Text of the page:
Lemma 14.2.1 Let A be a closed set in a metric space and let x_{n}
Proof: By assumption,
Note that there was nothing magic about 6 in the above. Another number would work as well.
In the proof of the following theorem, you get a covering of A^{C} with open balls B such that for each of these balls, there exists a ∈ A such that for all x ∈ B,
A Banach space is a normed vector space which is also a complete metric space where the metric comes from the norm.

Thus you can add things in a Banach space. Much more will be considered about Banach spaces a little later.
Definition 14.2.2 A Banach space is a complete normed linear space. If you have a subset B of a Banach space, then conv
In the following theorem, we have in mind both X and Y are Banach spaces, but this is not needed in the proof. All that is needed is that X is a metric space and Y a normed linear space or possibly something more general in which it makes sense to do addition and scalar multiplication.
Theorem 14.2.3 Let A be a closed subset of a metric space X and let F : A → Y, Y a normed linear space. Then there exists an extension of F denoted as
Proof: For each c
So for x ∈ B_{c} what about dist

Now the following is also valid. Letting x ∈ B_{c} be arbitrary, it follows from the assumption on the diameter that there exists a_{0} ∈ A such that d

 (14.2.1) 
It follows from 14.2.1,

Thus for any x ∈ B_{c}, there is an a_{0} ∈ A such that d
By Stone’s theorem, there is a locally finite open refinement ℛ. These are open sets each of which is contained in one of the balls just mentioned such that each of these balls is the union of sets of ℛ. Thus ℛ is a locally finite cover of A^{C}. Since x ∈ A^{C} is in one of those balls, it was just shown that there exists a_{R} ∈ A such that for all x ∈ R ∈ℛ we have d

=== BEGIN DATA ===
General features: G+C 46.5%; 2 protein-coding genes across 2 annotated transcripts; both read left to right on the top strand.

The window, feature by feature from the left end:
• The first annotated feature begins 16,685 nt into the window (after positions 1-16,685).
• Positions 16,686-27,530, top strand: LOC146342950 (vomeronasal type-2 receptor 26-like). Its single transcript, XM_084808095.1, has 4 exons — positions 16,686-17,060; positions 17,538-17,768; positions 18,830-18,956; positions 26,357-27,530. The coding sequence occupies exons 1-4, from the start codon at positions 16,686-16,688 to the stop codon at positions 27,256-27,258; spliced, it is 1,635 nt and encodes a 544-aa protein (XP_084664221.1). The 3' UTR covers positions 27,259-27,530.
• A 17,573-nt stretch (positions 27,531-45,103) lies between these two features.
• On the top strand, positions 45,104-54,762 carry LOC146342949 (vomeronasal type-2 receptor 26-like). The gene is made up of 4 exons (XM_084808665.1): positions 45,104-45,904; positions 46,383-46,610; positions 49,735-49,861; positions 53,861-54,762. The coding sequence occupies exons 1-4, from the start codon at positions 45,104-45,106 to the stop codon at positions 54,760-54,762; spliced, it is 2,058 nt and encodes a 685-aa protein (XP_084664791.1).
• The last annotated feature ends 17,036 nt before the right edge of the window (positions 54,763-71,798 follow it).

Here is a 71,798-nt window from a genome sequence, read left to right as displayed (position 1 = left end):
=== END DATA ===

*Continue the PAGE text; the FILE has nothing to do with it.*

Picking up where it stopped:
Now let ϕ_{R}

The sum in the bottom is always finite because the covering is locally finite. Also, this sum is never 0 because ℛ is a covering. Also
Suppose this does not happen. Then there is a sequence converging to some a ∈ ∂A and ε > 0 such that

For x_{n} ∈ R, it was shown above that d

By local finiteness of the cover, each x_{n} involves only finitely many R Thus, in this limit process, there are countably many R involved
It also appears that
Definition 14.2.4 Let S be a subset of X, a Banach space. Then it is a retract if there exists a continuous function R : X → S such that Rs = s for all s ∈ S. This R is a retraction. More generally, S ⊆ T is called a retract of T if there is a continuous R : T → S such that Rs = s for all s ∈ S.
Proof: By Theorem 14.2.3, there is a continuous function Î extending I to all of X. Then also Î has values in conv
Sometimes people call the set a retraction also or the function which does the job a retraction. This seems like strange thing to call it because a retraction is the act of repudiating something you said earlier. Nevertheless, I will call it that. Note that if S is a retract of the whole metric space X, then it must be a retract of every set which contains S.